28 October 2010 | Lindsay Clark
A man has been sentenced to 21 months in prison for bribing officials in Costa Rican state-owned companies in a case relating to re-insurance contracts.
Julian Messent, a former director of London-based insurance business PWS International, admitted making or authorising corrupt payments of almost US $2 million (£1.26 million). Payments were made to Costa Rican officials in state insurance company Instituto Nacional de Seguros (INS) and the national electricity and telecommunications provider Instituto Costarricense de Electricidad (ICE).
He was ordered to pay £100,000 compensation within 28 days to the Republic of Costa Rica or serve an additional 12 months’ imprisonment if he fails to do so.
Messent pleaded guilty at Southwark Crown Court to two counts of making corrupt payments between February 1999 and June 2002, following a joint investigation started in 2006 by the Serious Fraud Office (SFO) and the City of London Police.
In his role as head of the property (Americas) division at PWS, Messent was responsible for securing and maintaining contracts for reinsurance in Central and South America. Between 1999 and 2002, PWS acted as broker on behalf of INS, which in turn was the insurer for ICE. Both were state institutions of the Republic of Costa Rica.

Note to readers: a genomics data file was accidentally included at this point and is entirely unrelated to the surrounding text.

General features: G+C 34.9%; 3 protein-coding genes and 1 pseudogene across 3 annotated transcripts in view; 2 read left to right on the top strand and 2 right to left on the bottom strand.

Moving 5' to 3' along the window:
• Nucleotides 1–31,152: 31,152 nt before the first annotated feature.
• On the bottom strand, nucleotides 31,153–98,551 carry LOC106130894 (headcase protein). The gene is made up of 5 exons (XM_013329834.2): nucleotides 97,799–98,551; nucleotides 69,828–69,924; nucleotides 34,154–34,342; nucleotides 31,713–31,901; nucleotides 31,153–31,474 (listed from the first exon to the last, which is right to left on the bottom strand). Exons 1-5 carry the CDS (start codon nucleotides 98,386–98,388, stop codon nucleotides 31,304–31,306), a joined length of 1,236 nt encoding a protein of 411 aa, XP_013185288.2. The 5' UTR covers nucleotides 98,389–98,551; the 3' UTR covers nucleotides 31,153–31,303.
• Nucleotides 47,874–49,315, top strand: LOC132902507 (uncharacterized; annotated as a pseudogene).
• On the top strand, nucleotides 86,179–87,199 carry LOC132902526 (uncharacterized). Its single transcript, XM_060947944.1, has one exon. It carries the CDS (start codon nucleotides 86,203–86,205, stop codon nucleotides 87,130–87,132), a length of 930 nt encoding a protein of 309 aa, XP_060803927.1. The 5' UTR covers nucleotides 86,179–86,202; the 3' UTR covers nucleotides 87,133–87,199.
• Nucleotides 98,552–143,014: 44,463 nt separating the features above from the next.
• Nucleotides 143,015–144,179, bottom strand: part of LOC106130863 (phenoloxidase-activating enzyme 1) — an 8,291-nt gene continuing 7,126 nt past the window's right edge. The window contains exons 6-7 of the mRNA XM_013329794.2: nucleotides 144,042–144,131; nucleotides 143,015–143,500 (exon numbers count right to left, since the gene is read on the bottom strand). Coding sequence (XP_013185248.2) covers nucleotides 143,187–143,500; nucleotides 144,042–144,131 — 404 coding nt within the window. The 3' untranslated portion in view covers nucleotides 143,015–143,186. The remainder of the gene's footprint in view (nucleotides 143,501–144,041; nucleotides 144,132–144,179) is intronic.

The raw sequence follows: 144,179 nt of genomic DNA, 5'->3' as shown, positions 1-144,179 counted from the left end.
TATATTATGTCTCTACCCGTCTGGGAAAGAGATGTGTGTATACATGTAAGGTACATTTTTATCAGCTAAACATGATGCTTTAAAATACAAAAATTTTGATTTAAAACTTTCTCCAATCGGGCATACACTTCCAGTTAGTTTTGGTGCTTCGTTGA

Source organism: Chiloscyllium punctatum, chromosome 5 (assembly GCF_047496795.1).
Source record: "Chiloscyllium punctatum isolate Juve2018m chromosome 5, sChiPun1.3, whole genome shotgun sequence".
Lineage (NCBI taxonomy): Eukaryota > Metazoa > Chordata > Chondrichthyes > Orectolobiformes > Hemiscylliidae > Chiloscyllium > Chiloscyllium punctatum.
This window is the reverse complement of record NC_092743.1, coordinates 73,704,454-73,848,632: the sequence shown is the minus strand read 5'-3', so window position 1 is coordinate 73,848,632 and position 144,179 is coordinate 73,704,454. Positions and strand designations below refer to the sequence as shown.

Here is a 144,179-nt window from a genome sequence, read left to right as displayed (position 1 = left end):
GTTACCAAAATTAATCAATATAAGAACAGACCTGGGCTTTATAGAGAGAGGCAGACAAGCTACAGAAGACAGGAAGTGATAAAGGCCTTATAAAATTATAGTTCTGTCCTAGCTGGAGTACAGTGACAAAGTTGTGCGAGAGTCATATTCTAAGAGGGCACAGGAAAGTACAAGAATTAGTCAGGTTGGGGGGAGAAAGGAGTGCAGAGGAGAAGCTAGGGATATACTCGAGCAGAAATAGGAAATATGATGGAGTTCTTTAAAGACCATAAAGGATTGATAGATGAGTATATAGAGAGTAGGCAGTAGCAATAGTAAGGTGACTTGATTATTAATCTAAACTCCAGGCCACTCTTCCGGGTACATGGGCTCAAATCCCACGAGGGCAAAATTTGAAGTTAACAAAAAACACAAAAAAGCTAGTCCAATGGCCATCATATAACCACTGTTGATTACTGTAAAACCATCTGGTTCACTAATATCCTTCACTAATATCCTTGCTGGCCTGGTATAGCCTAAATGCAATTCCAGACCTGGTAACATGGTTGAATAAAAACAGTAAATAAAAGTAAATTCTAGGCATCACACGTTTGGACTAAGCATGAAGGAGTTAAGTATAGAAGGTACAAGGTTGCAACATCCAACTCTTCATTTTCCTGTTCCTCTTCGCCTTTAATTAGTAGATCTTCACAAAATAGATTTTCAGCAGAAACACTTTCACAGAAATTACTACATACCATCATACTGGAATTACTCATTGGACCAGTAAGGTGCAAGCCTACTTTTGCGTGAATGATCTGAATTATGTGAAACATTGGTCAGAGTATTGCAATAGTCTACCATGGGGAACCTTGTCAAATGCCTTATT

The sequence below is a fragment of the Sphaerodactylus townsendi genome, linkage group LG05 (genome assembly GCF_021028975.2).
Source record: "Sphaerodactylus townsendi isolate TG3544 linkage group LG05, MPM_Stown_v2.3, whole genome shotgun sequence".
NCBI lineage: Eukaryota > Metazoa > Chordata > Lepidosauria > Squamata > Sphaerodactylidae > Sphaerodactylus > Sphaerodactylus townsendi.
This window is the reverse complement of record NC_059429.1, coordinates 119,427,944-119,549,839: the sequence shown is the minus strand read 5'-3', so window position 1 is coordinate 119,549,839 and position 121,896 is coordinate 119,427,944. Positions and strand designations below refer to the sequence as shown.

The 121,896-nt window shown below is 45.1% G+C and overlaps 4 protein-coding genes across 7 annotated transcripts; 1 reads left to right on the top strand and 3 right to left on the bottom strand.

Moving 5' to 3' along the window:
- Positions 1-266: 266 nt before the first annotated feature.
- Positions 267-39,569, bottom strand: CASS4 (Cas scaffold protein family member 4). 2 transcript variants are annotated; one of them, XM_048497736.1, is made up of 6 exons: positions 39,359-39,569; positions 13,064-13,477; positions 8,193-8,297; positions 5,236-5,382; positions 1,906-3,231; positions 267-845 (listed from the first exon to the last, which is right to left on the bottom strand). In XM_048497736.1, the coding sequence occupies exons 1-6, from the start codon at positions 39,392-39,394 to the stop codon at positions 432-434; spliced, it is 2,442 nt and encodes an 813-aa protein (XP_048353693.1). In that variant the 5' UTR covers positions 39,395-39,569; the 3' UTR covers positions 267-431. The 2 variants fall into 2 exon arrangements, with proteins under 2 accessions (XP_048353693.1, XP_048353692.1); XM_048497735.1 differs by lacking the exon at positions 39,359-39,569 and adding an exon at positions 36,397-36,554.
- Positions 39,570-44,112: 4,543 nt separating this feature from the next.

During this time, Messent sanctioned 41 corrupt payments to be paid to Costa Rican officials, their wives and associated companies, as inducements or rewards for assisting in the appointment or retention of PWS International as broker of the lucrative reinsurance policy for INS.
Following elections in Costa Rica in 2002, officials in INS and ICE were replaced. Enquiries were made into the contract with PWS and questions were raised about payments made under it. The Foreign and Commonwealth Office referred the case to the SFO in October 2005 and the case was accepted for investigation in August 2006.
SFO director Richard Alderman said: “This case shows how determined we are to pursue businessmen who bribe. Working with agencies in other countries is a key feature of our approach which can result in action being taken against both sides of the bribe. This case is also a good example of how an early plea agreement can bring a swift resolution.”
Lord Pearson, who was non-executive chairman of the PWS group companies until 2008, told the Financial Times that he wasn’t involved in the day-to-day running of PWS International but had commissioned an independent investigation into the corruption allegations as soon as he heard about them.